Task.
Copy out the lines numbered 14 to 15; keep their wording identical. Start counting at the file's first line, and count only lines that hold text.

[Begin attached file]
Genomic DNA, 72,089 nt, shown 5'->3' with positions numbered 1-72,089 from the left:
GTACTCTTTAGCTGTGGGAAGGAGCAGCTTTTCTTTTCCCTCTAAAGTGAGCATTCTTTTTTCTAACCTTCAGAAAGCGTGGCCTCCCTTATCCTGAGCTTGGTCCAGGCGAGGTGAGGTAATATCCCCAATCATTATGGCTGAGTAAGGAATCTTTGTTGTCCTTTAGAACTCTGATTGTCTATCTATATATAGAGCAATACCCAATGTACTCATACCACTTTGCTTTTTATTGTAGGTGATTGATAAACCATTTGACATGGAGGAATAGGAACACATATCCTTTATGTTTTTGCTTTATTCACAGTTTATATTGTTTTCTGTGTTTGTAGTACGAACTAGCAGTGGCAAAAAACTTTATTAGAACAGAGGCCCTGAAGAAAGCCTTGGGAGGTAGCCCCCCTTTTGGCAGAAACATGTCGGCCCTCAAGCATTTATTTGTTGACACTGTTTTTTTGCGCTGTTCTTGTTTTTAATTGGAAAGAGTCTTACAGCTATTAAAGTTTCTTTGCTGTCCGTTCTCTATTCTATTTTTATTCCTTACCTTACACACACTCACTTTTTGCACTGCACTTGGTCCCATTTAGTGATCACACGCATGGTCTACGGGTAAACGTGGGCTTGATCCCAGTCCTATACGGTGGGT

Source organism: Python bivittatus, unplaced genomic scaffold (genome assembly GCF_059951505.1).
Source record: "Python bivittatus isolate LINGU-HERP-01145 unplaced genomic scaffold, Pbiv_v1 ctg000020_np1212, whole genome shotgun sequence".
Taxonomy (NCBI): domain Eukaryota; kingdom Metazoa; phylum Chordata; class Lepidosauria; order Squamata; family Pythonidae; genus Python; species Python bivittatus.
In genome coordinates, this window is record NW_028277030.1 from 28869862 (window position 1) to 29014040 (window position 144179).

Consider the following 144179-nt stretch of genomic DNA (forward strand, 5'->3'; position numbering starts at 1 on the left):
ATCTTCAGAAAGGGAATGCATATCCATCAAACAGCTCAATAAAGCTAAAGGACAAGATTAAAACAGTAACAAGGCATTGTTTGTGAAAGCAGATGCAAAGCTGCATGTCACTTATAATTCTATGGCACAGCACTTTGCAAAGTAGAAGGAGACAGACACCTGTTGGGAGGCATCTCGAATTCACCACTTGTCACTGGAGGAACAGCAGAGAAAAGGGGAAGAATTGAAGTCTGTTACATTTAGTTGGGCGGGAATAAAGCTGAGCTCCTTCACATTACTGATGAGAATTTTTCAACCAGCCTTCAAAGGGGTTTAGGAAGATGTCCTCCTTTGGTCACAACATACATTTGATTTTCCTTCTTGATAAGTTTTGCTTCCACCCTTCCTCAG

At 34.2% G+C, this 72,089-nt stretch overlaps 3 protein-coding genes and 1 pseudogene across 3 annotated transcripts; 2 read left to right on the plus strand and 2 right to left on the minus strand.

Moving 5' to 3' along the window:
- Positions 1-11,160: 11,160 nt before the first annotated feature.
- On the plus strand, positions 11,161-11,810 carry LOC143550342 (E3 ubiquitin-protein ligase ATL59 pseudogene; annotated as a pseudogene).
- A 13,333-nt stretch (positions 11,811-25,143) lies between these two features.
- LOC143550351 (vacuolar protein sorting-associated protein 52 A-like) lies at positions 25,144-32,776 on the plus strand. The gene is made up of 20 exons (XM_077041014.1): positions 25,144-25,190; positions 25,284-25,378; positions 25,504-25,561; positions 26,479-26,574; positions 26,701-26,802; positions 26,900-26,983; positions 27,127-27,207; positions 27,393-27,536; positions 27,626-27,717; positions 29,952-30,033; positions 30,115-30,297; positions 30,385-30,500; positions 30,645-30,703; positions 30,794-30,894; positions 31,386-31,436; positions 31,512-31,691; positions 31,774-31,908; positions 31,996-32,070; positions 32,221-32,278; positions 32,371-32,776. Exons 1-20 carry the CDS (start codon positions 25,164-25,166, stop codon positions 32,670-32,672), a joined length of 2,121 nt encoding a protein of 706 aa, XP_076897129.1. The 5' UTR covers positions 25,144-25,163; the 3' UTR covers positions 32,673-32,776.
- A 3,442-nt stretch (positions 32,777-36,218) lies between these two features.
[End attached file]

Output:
- LOC143550351 (vacuolar protein sorting-associated protein 52 A-like) lies at positions 25,144-32,776 on the plus strand. The gene is made up of 20 exons (XM_077041014.1): positions 25,144-25,190; positions 25,284-25,378; positions 25,504-25,561; positions 26,479-26,574; positions 26,701-26,802; positions 26,900-26,983; positions 27,127-27,207; positions 27,393-27,536; positions 27,626-27,717; positions 29,952-30,033; positions 30,115-30,297; positions 30,385-30,500; positions 30,645-30,703; positions 30,794-30,894; positions 31,386-31,436; positions 31,512-31,691; positions 31,774-31,908; positions 31,996-32,070; positions 32,221-32,278; positions 32,371-32,776. Exons 1-20 carry the CDS (start codon positions 25,164-25,166, stop codon positions 32,670-32,672), a joined length of 2,121 nt encoding a protein of 706 aa, XP_076897129.1. The 5' UTR covers positions 25,144-25,163; the 3' UTR covers positions 32,673-32,776.
- A 3,442-nt stretch (positions 32,777-36,218) lies between these two features.